Indian Express, 4 November 2005
Ben Bernanke has been named successor to Alan Greenspan, the Chairman of the Federal Reserve Bank of the US. It is expected that he will favour "rules to discretion" in running America's (and through it a large part of the world's) monetary policy. What does this mean for India?
What is meant by "rules rather than discretion"?
Economists now believe that if a central bank has "discretion", i.e it chooses its next step based not on clear objectives and clearly defined methods to achieve those objectives, but on some notions that it holds close to its heart, this will lead to inferior economic outcomes. Everybody is better off if the central bank binds it's own hands by working within rules.
What kinds of rules can be written?
The most important rule for a central bank, which has gained ground worldwide, is called "inflation targeting". In this, the central bank commits itself to a numerical target for inflation in the long run. This is generally accompanied by a tremendous transparency in how monetary policy is conducted.
Why do central banks need to be transparent?
The most important way in which monetary policy operates, in the modern world, with well developed financial markets, is by shaping the expectations of financial players. If a central bank lies or speaks in mumbo jumbo, then participants in financial markets do not know what is coming next. The Bank of England is seen as a role model in how this should be organised.
How does the Bank of England work?
The UK ministry of finance writes a letter to the Bank of England telling them what inflation rate should be targeted. The typical value has been 2%.
The Bank of England has a monetary policy committee, which includes outsiders. They periodically vote on whether rates should be raised or lowered and the decision is by simple majority. The voting record is made public, as is a rationale statement by each person on why he voted the way he did. These rationale statements serve to bring transparency to the process.
Where does Ben Bernanke stand on these questions?
Ben Bernanke has long favoured inflation targeting, more transparency and more rules.
Greenspan used to communicate very effectively, in his own way, and Greenspan's monetary policy is widely viewed as having been well run. But a modern country cannot rely on one person. Bernanke's positions are in favour of explicit rules, and greater transparency, so that US monetary policy is trusted at an institutional level, regardless of the individuals. We can expect the US Federal Reserve to talk more openly about what it is thinking. We may also get institutional change in the US Fed to take it closer to the UK model.
Let's turn to India now. How does monetary policy work in India?
In India the RBI does not have a specific inflation target. While it would be ideal for the RBI to have such a target, today the RBI is burdened with conflicting objectives such as exchange rate targeting, mananging the government debt and regulating banks and this makes it difficult for the RBI to follow a single goal, as is being done in advanced countries which, as a consequence, have been able to keep inflation at very low levels. So for example, if there is pressure on the rupee to appreciate, if the RBI's objective function had been to target inflation, it would have allowed the rupee to appreciate making imports cheaper and keeping inflation down. So despite sharply rising dollar prices of oil, India could have seen a somewhat slower increase in the rupee price of oil. However, the RBI which also tries to manage the rupee prevented the rupee from appreciating to help India's exporters, and in the process allowed inflation to move up.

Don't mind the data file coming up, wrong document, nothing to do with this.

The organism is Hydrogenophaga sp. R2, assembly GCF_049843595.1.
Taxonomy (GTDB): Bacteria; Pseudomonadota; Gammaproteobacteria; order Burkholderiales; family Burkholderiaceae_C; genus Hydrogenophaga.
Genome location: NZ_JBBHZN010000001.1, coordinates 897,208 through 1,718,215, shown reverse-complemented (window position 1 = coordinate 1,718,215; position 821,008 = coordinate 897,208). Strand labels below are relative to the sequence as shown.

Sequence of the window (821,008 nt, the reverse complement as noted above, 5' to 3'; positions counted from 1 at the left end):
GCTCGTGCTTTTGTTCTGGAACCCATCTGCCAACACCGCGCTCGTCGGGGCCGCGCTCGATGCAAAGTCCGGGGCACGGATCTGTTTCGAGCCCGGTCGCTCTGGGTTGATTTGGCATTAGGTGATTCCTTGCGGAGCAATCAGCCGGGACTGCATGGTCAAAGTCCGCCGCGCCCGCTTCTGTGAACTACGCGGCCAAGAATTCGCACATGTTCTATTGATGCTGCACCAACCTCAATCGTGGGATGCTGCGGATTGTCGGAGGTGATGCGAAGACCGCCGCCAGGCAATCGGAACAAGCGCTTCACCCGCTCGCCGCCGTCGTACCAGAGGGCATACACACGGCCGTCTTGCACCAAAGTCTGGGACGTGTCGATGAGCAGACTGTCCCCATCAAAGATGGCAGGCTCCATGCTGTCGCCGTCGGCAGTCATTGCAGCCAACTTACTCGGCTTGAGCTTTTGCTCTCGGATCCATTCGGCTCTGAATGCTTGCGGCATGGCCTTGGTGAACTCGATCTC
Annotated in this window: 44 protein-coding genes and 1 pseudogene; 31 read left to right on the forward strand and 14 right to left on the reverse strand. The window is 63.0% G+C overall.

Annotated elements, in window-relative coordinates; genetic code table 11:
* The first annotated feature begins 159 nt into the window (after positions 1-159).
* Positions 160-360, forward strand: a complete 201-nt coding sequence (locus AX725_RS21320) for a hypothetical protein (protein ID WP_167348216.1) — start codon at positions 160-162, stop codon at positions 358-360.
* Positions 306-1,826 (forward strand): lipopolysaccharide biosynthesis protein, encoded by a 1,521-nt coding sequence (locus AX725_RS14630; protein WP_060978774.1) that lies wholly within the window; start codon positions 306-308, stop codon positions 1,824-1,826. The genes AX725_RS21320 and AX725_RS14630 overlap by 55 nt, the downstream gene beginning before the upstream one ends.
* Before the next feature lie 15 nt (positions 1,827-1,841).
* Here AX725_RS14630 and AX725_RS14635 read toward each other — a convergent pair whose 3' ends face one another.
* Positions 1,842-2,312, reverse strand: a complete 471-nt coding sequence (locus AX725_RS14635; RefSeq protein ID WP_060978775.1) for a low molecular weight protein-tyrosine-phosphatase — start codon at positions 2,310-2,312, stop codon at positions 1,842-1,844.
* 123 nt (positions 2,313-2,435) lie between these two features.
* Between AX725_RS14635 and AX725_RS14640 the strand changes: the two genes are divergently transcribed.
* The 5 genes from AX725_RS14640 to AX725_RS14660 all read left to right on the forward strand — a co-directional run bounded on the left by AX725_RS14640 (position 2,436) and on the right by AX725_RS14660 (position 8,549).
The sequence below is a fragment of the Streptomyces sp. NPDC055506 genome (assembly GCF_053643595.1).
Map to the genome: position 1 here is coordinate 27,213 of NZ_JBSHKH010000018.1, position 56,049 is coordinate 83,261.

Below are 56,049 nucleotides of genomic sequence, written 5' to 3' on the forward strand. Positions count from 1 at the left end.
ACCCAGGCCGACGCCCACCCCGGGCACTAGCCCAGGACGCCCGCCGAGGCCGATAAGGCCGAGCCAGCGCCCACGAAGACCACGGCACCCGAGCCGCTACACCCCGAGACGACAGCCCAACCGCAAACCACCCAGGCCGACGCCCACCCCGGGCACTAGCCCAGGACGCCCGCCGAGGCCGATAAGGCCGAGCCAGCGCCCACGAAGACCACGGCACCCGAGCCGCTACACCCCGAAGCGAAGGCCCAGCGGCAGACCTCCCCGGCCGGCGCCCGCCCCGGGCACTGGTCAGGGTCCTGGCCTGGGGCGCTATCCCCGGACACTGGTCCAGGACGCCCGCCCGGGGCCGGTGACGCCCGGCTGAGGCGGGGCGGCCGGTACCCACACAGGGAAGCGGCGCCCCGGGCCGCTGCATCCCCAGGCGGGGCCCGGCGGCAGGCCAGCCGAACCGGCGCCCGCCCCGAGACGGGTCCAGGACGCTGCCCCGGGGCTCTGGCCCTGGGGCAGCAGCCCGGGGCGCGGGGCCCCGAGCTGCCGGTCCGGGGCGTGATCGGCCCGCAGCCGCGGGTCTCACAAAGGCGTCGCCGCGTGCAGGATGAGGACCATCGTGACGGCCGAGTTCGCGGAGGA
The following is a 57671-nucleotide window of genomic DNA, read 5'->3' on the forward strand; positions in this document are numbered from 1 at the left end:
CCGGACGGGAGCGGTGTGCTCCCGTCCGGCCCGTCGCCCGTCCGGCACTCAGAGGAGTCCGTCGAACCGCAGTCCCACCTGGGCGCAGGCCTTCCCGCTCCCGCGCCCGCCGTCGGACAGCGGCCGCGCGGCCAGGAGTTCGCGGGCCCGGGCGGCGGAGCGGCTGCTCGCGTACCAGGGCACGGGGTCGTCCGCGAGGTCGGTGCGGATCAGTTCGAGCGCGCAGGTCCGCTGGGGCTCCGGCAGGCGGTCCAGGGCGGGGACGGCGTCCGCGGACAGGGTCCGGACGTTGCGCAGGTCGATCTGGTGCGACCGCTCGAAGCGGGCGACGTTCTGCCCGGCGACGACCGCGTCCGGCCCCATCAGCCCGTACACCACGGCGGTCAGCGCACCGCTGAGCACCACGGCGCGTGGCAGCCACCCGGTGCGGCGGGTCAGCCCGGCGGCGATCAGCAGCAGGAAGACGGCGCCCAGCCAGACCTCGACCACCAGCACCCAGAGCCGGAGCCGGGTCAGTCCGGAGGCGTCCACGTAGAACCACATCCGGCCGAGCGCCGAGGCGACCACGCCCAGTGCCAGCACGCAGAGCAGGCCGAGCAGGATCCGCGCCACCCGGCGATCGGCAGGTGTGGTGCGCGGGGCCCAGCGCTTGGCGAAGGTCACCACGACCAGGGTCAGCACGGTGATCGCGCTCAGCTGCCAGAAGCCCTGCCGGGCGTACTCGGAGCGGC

What is the importance of "rules vs discretion" in a democracy?
In a democracy, every arm of government must be open and transparent, so as to ensure that it works for the interests of the people. Non-transparency by any government agency has been a tool for concealment of incompetence and theft. We need to debate whether it is more important to keep inflation down or to help exporters. This is a zero sum game where one's gain is another's loss. So, for example, when you keep the rupee weak, you transfer resources from the general consumer who has a significant import content in her consumption basket (such as oil) to exporters who can make higher profits because of the weaker rupee. The decision to do this must be public. Discretion prevent that from happening.
If the world is moving towards central banks run on rules why should it matter for India?
One obvious reason is that when around 20 countries in the world are benefitting from better structuring and running central banks, why should Indians have to suffer from antiquated arrangements. But at a more pragmatic level, this aspect is triply important in a developing country with foreign capital in the picture. If foreign capital trusts and respects the central bank, then foreign capital in the country will be more stable.
So what should the India do?
Many decades ago, central banks said that they would lean against the wind, and that was enough. Today, it is important to define what you mean by the word wind, define how wind is measured, and tell how you will respond to what kinds of wind in the future.
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